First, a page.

• Medvedev Rules Out UN Resolution Condemning Syria - Charles Clover
    Dmitry Medvedev, the Russian president, has left little room for compromise on the question of outside intervention in Syria, complaining in an interview with the Financial Times that Russia had been all but tricked into supporting last March’s UN resolution on Libya. He said the broad way in which the Western allies interpreted March’s Resolution 1973 had turned it into "a scrap of paper to cover up a pointless military operation" and practically ruled out supporting any resolution on Syria, no matter how vague. "I would not like a Syrian resolution to be pulled off in a similar manner [to Libya]."  (Financial Times-UK)
News Resources - Israel and the Mideast:
  • Israeli Defense Minister Rejects Palestinian Demand for Settlement Freeze
    Defense Minister Ehud Barak, in an interview with France 24 on Friday, said he believes there is probably more than a 50-50 chance that Israel and the Palestinians will return to the negotiating table before September. In the meantime, he said, Israel cannot stop construction in existing settlements. "There is no real way to announce an end of construction. There's half a million people living there. They need a new kindergarten every week."
        European governments, Barak added, should tell the Palestinians: "Now you must come to grips with reality," regarding their demand for a settlement freeze. "It's about taking responsibility."
        "If we have a breakthrough, it will delineate a border. If there's a building that [ends up] on the Palestinian side of a mutually agreed border, why should they care - they will get it." Likewise, "If it ends up on the Israeli side of a mutually agreed upon border, why should they care. It's on our side anyhow." Settlements, he insisted, are "not the real issue when coming to negotiations."  (Jerusalem Post)
  • IDF Holds Drill Simulating Mass Missile Attacks across Israel
    The Israel Defense Forces began a nation-wide Home Front defense drill on Sunday to prepare security forces for possible missile attacks at targets across the country. Municipalities, government offices, schools and kindergartens are to practice evacuating their buildings. Rescue services will also practice the evacuation of a geriatric hospital and of a factory housing hazardous materials.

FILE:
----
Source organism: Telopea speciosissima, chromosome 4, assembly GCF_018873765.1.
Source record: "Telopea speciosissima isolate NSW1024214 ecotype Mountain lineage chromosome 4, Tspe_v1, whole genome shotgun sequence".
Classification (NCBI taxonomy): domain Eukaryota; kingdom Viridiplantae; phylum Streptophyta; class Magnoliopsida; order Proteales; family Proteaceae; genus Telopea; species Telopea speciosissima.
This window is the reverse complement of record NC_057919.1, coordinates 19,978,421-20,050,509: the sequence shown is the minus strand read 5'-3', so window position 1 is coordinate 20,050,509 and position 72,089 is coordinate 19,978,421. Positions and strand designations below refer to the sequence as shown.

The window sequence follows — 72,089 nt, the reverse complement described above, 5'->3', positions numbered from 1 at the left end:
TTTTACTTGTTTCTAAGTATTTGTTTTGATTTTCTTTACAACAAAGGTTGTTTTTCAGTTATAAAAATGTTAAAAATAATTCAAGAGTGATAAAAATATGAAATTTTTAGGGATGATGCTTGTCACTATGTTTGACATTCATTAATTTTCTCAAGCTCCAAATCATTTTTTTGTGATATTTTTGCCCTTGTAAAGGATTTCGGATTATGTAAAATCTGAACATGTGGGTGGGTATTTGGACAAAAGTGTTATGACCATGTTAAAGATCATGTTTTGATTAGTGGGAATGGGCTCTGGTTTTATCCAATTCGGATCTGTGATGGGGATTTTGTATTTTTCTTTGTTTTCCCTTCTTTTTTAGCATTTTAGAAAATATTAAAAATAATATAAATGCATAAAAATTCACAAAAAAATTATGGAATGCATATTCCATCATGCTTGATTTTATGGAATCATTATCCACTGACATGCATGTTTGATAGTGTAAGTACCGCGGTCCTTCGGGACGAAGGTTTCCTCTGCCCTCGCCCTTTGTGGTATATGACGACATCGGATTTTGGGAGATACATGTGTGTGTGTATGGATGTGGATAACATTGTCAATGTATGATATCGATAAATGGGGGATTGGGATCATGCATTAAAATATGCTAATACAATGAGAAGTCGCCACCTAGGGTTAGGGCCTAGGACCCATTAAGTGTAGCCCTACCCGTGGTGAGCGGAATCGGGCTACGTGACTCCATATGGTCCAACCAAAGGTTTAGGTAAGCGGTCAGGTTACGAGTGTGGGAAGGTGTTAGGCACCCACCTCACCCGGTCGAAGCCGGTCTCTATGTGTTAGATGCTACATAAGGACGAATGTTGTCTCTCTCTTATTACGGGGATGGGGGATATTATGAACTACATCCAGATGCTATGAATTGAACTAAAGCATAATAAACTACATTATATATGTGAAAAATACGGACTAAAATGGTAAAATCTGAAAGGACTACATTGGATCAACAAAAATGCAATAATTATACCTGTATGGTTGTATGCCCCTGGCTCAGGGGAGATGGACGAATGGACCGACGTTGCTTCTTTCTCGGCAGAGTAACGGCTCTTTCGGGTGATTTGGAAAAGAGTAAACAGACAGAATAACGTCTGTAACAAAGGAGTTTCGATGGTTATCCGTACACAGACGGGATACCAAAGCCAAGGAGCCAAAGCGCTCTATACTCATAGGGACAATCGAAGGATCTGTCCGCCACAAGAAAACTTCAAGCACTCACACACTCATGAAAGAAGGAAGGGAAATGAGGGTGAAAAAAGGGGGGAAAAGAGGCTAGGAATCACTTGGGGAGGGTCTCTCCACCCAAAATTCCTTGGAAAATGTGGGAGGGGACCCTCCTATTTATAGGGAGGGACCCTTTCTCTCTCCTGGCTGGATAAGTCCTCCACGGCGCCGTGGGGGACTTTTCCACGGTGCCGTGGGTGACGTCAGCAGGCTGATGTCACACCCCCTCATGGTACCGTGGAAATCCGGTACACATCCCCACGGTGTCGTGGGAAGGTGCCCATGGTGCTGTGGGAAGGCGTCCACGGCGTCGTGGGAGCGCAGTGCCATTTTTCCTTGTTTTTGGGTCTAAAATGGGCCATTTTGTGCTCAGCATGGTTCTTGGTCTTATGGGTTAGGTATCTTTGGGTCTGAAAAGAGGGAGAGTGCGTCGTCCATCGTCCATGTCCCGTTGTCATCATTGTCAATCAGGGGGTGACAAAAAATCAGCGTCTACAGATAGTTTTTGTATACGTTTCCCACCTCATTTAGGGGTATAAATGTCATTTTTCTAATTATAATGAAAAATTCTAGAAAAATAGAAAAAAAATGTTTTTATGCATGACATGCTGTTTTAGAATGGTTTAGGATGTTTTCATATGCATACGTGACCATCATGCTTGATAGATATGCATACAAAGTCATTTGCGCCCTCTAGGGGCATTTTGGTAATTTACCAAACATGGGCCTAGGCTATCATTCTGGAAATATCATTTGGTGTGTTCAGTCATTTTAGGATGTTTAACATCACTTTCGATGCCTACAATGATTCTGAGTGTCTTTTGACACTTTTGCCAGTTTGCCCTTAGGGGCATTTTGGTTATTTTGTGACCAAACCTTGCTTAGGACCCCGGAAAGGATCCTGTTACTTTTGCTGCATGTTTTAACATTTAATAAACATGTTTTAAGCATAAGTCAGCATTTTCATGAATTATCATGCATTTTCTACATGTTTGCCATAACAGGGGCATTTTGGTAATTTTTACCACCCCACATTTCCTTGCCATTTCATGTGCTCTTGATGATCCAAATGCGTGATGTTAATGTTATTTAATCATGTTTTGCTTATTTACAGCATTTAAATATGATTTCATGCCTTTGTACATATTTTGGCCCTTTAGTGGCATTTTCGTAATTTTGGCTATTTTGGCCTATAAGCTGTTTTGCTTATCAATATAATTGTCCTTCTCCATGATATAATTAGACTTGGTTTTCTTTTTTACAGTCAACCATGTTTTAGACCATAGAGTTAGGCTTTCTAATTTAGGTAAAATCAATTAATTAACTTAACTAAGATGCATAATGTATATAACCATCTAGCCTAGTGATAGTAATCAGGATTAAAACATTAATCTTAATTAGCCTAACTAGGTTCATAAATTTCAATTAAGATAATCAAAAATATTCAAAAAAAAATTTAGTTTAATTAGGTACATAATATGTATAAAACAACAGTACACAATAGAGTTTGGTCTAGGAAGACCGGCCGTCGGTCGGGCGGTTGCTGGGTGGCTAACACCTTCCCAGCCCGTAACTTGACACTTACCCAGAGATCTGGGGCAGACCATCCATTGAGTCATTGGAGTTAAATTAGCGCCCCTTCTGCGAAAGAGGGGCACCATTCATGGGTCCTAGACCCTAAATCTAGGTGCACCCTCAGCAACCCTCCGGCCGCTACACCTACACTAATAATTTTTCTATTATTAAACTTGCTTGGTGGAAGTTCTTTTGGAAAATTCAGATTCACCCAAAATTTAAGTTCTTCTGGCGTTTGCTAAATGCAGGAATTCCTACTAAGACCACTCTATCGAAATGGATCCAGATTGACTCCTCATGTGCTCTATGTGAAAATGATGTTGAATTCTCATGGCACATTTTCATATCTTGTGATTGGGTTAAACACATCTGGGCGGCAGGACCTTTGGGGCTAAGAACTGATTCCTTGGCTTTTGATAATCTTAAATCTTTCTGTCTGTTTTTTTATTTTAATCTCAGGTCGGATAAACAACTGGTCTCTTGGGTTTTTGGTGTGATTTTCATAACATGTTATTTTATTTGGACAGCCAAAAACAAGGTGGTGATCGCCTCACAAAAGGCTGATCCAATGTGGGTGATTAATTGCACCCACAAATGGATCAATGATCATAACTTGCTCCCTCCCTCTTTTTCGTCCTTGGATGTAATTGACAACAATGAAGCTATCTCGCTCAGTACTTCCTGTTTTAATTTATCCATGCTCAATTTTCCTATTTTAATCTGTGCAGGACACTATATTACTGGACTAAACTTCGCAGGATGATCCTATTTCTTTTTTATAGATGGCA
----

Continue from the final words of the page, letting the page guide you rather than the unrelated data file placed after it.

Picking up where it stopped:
Home Front Defense Minister Matan Vilnai told Israel Radio that Israel's "power of deterrence" would make anyone think twice before launching an attack against it, but the country "must be prepared also for difficult scenarios" in which hundreds of missiles strike Israel at the same time. (Ha'aretz)
Global Commentary and Think-Tank Analysis (Best of U.S., UK, and Israel):
  • Syria's Nightmare - Editorial
    With thousands of Syrians being slaughtered, jailed or forced to flee their country, President Obama and other leaders need to find better ways to punish and isolate President Bashar al-Assad and his cronies. Mr. Obama should make clear that the Syrian strongman has lost all legitimacy.
        Washington needs to mount an all-out campaign to pass a tough UN Security Council resolution condemning Syria and imposing sanctions. There is talk in Washington about pushing the top consumers of Syrian oil - Germany, Italy, France and the Netherlands - to stop buying it. Experts say the exports are small enough that a suspension would have little effect on world oil prices but a big impact on Damascus. (New York Times)
  • Why Is Obama So Tough on Israel and Timid on Syria? - Jackson Diehl
    One of the hallmarks of the Arab Spring has been the emergence of a new and more modest American foreign policy. The Obama administration has insisted on not taking the lead in promoting democratic change. Yet on a Middle Eastern front that has remained mostly quiet in 2011 - the Israeli-Palestinian conflict - the position of the U.S. is: a) it possesses a detailed solution; b) action must be taken immediately; and c) it doesn't matter whether the people concerned - Israelis and Palestinians - are agreeable or ready.